Madeleine enjoying the Sportive


During the ride there are also a few things I did to make sure that you keep going and get to that finish line with a smile on your face.


On the day you may be unlucky to fall victim to a mechanical issue that may cause your bike to break. As I mentioned earlier, it’s well worth trying to prevent this by getting your bike serviced shortly before your ride, however sometimes you can’t plan for a mechanical, so pack a like a multi-tool. Even if you aren’t totally sure what’s gone wrong or how to fix it, there’ll be plenty of friendly people around who will more than likely be happy to help, but if you make sure you’ve got the tools to fix your bike it makes it a lot easier.


You’ll feel a lot better on the bike if you keep your energy levels up and the best way to do this is by eating and drinking. So don't forget to fill up your water bottle!

A common mistake to make is to eat or drink too late. If you hit the bottom of a big hill and you’re lacking in energy then having some food at the point won’t really help. It’s best to look at the route and determine what parts you’ll need energy for and eat a little while before you hit those hills so the energy is working through your system at the right time. Pretty much all Sportive’s have feed stations where you can stop and grab some energy bars or hopefully cakes. Make sure you don’t just ride past, you may be feeling fine at that point but it’s easy to get caught out with an empty water bottle and no food just when you are feeling most tired. I was glad that I thought about when to eat because it meant I kept my energy levels topped up throughout the ride and I didn't 'bonk'!


It’s easy to get nervous before a big ride, I’d never ridden this far before and I worried I wasn’t going to be able to get round. I found myself almost not wanting to do it because I worked myself up thinking it would be so hard. But it turns out that riding around in the sunshine with my sister was a whole lot of fun, and we both finished the ride feeling proud of ourselves with big smiles on our faces.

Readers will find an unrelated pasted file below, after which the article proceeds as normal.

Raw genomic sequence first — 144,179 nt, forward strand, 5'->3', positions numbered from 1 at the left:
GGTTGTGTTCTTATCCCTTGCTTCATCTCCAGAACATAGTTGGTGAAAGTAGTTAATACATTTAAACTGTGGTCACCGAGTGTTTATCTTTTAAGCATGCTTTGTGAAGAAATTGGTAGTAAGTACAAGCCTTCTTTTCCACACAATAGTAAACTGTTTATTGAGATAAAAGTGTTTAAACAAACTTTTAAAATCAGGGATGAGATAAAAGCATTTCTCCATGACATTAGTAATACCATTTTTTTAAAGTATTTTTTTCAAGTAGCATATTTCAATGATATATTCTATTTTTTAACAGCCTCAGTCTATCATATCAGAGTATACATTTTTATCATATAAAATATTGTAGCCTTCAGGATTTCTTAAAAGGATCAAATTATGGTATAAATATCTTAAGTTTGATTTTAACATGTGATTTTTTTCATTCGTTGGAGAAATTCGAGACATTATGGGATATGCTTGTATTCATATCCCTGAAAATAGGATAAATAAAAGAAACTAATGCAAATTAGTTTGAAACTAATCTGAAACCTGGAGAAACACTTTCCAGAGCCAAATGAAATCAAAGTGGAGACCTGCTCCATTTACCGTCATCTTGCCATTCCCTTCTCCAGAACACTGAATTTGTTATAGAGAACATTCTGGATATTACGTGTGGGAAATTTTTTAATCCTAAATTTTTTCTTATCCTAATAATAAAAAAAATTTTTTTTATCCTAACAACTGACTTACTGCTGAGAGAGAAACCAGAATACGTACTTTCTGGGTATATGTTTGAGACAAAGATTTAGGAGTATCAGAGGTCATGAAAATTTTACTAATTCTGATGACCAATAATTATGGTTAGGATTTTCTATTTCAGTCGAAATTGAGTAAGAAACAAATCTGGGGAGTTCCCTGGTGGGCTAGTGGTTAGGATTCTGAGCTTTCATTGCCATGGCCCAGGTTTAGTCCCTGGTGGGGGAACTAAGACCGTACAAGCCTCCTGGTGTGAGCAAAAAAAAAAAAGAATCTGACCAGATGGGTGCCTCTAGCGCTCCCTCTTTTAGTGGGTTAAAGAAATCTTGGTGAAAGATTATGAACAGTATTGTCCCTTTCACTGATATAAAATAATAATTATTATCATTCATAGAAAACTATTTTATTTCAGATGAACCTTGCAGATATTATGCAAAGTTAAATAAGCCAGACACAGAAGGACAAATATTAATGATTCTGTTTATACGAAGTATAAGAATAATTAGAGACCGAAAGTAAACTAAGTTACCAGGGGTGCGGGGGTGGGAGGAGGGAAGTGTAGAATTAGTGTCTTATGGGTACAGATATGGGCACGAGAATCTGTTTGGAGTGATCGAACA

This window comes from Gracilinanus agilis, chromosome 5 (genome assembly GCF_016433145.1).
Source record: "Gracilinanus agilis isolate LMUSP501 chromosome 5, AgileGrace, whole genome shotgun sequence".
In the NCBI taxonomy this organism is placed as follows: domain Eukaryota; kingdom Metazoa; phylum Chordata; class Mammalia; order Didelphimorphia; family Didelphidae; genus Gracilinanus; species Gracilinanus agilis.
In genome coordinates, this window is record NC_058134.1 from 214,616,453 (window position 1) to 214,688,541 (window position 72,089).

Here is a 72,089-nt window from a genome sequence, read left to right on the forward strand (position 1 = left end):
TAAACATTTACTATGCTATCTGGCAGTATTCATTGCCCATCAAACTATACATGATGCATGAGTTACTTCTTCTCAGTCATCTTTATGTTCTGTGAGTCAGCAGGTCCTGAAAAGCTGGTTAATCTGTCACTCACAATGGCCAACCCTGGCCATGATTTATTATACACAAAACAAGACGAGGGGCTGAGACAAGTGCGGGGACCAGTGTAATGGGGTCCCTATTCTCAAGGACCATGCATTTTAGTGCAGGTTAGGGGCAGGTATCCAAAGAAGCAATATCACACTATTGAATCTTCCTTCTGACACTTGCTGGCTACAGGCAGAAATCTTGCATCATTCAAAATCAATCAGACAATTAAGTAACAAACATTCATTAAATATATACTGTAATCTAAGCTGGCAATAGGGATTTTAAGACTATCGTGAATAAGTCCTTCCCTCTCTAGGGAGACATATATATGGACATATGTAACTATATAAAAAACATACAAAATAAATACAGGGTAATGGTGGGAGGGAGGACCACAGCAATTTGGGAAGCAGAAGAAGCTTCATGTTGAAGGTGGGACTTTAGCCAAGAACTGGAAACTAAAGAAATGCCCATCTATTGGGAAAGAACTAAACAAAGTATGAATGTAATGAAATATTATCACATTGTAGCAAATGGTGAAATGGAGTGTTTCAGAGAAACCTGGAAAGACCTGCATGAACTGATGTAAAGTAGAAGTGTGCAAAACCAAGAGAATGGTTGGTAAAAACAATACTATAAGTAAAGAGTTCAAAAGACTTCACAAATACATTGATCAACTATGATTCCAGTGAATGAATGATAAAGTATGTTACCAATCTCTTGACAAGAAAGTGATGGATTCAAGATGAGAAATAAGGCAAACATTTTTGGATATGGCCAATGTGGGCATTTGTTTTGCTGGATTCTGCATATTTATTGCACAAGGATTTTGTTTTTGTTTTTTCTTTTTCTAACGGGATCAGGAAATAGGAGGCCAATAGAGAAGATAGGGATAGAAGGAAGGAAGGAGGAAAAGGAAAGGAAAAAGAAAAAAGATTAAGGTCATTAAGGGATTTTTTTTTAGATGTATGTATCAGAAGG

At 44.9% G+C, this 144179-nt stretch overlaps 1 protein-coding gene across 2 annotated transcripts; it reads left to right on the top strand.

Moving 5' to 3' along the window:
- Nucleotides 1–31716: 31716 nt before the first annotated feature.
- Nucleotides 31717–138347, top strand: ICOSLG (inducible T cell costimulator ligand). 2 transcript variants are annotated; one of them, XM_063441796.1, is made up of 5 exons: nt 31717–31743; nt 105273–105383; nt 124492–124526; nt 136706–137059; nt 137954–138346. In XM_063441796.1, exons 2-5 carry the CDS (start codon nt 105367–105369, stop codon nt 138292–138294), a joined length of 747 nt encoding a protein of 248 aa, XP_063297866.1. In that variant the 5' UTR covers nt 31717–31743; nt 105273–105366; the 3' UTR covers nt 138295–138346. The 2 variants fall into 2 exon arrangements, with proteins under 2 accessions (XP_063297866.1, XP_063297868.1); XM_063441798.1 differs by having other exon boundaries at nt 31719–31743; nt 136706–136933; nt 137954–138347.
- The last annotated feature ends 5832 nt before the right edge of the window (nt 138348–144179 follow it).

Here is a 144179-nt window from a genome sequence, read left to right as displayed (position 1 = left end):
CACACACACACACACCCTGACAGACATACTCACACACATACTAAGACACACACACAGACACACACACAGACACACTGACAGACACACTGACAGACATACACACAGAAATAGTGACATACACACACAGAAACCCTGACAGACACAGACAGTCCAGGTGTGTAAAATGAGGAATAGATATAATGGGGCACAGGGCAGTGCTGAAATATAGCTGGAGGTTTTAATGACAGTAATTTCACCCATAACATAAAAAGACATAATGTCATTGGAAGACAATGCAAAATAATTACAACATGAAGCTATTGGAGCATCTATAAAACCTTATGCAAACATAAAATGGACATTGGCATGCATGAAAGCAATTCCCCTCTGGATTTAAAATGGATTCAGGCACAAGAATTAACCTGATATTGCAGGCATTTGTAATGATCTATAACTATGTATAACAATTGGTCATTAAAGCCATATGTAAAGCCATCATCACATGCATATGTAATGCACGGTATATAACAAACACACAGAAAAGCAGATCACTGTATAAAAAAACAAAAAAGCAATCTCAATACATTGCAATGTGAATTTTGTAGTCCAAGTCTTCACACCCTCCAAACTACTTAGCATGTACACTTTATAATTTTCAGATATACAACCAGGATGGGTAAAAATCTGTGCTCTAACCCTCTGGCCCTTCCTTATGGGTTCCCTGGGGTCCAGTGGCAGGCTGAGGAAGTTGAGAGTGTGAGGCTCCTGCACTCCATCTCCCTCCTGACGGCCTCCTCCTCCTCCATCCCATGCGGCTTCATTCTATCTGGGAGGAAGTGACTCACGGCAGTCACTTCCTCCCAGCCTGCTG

We finished the 60 mile course in just over 4 hours 45 minutes, and while we aren’t going to break any speed records, we had so much fun that we’ve signed up for another ride in September, and this one’s longer and hillier, so I guess I’d better get a new plan together and get training again!

If you are about to take part in a Sportive and would like to speak to one of our sales assistants or our service centre for any advice on equipment and training you can call us on 0121 747 3444.

And if, like Madeleine, you're thinking about signing up for a Sportive or even getting started with cycling, whether it's for fitness or just having some fun on two wheels we've got some great offers currently on to get you going. Including our SPRING20 deals which feature great offers on Allez and Dolce 2015 bikes which are perfect for Sportives. We also have a fantastic offers on clothing, helmets and shoes now on.

So if you would like any more information on the the best equipment and bikes to use then please feel free to call Specialized Birmingham on 0121 747 3444 or send us an enquiry